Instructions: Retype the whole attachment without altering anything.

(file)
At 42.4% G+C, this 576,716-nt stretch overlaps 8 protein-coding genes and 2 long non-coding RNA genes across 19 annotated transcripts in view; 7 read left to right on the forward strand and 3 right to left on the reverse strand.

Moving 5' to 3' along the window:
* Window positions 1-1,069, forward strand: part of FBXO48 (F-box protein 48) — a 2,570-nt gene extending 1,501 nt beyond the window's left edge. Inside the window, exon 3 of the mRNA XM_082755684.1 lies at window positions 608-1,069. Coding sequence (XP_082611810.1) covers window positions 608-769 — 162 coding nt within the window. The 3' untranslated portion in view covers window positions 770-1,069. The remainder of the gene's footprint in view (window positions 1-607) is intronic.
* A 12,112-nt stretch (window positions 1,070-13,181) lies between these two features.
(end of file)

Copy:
At 42.4% G+C, this 576,716-nt stretch overlaps 8 protein-coding genes and 2 long non-coding RNA genes across 19 annotated transcripts in view; 7 read left to right on the forward strand and 3 right to left on the reverse strand.

Moving 5' to 3' along the window:
* Window positions 1-1,069, forward strand: part of FBXO48 (F-box protein 48) — a 2,570-nt gene extending 1,501 nt beyond the window's left edge. Inside the window, exon 3 of the mRNA XM_082755684.1 lies at window positions 608-1,069. Coding sequence (XP_082611810.1) covers window positions 608-769 — 162 coding nt within the window. The 3' untranslated portion in view covers window positions 770-1,069. The remainder of the gene's footprint in view (window positions 1-607) is intronic.
* A 12,112-nt stretch (window positions 1,070-13,181) lies between these two features.